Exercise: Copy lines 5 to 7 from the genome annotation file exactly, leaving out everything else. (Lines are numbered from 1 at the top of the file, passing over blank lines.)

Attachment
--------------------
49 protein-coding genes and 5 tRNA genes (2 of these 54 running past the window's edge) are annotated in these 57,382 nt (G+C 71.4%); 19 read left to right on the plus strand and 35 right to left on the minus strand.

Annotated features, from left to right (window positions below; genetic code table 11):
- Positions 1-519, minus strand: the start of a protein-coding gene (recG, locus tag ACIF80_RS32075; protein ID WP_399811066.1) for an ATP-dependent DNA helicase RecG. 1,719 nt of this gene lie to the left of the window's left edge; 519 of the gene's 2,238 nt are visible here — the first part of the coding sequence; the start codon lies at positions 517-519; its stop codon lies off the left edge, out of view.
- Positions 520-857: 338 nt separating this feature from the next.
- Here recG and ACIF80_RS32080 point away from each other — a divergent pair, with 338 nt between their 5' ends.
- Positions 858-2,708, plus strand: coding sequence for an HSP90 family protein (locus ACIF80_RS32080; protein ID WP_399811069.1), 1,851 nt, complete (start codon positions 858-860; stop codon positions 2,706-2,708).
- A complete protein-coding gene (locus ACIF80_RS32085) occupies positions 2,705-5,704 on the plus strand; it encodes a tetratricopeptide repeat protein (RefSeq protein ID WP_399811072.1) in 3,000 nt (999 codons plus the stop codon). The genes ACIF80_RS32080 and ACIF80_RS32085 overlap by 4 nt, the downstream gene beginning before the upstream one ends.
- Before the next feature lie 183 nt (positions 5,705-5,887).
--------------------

- Here recG and ACIF80_RS32080 point away from each other — a divergent pair, with 338 nt between their 5' ends.
- Positions 858-2,708, plus strand: coding sequence for an HSP90 family protein (locus ACIF80_RS32080; protein ID WP_399811069.1), 1,851 nt, complete (start codon positions 858-860; stop codon positions 2,706-2,708).
- A complete protein-coding gene (locus ACIF80_RS32085) occupies positions 2,705-5,704 on the plus strand; it encodes a tetratricopeptide repeat protein (RefSeq protein ID WP_399811072.1) in 3,000 nt (999 codons plus the stop codon). The genes ACIF80_RS32080 and ACIF80_RS32085 overlap by 4 nt, the downstream gene beginning before the upstream one ends.